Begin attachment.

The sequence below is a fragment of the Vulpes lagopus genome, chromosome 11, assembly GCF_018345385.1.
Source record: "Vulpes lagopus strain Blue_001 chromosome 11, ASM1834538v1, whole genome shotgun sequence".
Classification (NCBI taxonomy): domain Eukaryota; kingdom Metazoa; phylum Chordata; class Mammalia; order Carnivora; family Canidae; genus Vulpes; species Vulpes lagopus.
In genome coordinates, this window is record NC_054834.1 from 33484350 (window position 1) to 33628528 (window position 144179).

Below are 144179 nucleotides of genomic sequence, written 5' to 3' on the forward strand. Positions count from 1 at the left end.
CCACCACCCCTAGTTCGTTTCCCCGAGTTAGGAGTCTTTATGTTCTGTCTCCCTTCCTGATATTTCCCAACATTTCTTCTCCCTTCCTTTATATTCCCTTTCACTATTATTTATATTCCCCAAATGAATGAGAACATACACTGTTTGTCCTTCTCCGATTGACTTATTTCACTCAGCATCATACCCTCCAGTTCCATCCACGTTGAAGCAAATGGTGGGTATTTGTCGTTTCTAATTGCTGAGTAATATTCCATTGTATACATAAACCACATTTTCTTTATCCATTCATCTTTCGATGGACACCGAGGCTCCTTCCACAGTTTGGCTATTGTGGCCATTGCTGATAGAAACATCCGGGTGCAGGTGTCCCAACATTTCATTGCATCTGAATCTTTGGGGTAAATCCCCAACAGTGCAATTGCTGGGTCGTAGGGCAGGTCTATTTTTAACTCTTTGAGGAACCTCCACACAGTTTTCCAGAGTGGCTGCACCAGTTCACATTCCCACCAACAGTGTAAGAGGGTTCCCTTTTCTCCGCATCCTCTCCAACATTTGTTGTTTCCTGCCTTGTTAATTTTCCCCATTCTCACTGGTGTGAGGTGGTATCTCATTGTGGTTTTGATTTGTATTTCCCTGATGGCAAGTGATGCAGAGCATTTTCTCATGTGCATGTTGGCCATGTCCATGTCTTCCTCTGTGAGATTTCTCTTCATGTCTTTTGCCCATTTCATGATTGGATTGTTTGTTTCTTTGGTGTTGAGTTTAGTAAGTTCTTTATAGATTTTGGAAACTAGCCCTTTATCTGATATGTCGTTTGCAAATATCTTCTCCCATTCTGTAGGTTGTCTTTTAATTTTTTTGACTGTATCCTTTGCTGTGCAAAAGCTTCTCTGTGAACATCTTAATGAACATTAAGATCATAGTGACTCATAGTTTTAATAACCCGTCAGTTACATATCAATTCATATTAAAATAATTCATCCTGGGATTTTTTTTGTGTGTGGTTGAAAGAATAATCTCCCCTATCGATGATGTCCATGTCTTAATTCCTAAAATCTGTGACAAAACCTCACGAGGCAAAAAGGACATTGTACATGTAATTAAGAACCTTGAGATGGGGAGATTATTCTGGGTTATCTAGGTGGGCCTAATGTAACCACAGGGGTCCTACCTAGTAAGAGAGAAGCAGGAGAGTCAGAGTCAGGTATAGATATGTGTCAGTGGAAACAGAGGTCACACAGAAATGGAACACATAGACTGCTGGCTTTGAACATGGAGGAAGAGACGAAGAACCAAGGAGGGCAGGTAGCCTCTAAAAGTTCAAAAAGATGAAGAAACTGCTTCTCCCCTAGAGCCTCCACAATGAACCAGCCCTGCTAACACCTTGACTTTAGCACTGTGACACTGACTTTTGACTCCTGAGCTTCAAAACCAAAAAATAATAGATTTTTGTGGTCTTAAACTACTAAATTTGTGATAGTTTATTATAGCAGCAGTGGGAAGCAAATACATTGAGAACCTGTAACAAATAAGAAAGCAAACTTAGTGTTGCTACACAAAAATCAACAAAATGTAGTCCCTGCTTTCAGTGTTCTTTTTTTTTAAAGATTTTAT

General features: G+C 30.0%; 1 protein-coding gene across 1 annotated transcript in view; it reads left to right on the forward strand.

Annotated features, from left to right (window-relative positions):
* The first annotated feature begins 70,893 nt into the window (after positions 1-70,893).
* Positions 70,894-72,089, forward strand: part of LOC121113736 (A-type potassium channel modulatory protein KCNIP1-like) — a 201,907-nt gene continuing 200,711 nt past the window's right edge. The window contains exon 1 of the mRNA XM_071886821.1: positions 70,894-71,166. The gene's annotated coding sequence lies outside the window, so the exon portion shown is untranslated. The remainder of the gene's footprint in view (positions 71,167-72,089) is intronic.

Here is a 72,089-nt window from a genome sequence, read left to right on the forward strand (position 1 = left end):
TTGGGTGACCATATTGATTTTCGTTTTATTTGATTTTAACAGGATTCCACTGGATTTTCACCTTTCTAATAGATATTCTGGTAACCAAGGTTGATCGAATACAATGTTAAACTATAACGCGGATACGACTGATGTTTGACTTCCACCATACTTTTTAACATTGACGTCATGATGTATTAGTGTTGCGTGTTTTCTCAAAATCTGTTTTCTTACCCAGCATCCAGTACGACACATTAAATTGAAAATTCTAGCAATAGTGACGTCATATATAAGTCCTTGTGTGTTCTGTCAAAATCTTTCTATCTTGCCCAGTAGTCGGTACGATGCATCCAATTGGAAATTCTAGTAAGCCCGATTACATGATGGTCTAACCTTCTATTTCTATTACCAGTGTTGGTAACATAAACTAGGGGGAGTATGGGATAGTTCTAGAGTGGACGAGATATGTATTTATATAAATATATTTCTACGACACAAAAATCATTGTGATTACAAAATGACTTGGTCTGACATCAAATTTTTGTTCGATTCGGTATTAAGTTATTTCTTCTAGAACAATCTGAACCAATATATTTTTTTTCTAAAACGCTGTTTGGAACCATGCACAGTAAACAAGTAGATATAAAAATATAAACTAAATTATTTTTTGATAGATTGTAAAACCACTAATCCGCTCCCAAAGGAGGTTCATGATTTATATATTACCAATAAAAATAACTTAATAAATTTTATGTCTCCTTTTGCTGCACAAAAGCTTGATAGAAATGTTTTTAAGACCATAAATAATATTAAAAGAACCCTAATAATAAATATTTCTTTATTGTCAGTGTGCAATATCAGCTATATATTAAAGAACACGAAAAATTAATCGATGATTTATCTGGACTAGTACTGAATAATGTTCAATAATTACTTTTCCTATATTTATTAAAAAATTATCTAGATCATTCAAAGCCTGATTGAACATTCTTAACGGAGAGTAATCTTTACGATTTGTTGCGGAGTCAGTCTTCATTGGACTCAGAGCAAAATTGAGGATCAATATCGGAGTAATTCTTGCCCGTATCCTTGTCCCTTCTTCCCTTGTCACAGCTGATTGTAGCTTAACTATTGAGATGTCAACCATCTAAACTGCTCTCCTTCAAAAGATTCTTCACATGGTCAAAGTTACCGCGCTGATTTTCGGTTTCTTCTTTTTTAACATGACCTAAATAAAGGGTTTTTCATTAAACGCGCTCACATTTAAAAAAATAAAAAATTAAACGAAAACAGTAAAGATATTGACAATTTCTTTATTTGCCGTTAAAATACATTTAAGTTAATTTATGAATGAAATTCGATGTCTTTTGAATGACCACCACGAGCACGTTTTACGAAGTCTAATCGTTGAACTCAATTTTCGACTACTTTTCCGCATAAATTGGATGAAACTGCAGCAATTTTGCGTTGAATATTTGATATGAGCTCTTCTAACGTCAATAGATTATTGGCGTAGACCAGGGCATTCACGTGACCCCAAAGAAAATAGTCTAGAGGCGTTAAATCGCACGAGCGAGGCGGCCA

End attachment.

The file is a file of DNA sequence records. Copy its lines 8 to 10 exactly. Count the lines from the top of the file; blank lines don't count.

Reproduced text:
Annotated features, from left to right (window-relative positions):
* The first annotated feature begins 70,893 nt into the window (after positions 1-70,893).
* Positions 70,894-72,089, forward strand: part of LOC121113736 (A-type potassium channel modulatory protein KCNIP1-like) — a 201,907-nt gene continuing 200,711 nt past the window's right edge. The window contains exon 1 of the mRNA XM_071886821.1: positions 70,894-71,166. The gene's annotated coding sequence lies outside the window, so the exon portion shown is untranslated. The remainder of the gene's footprint in view (positions 71,167-72,089) is intronic.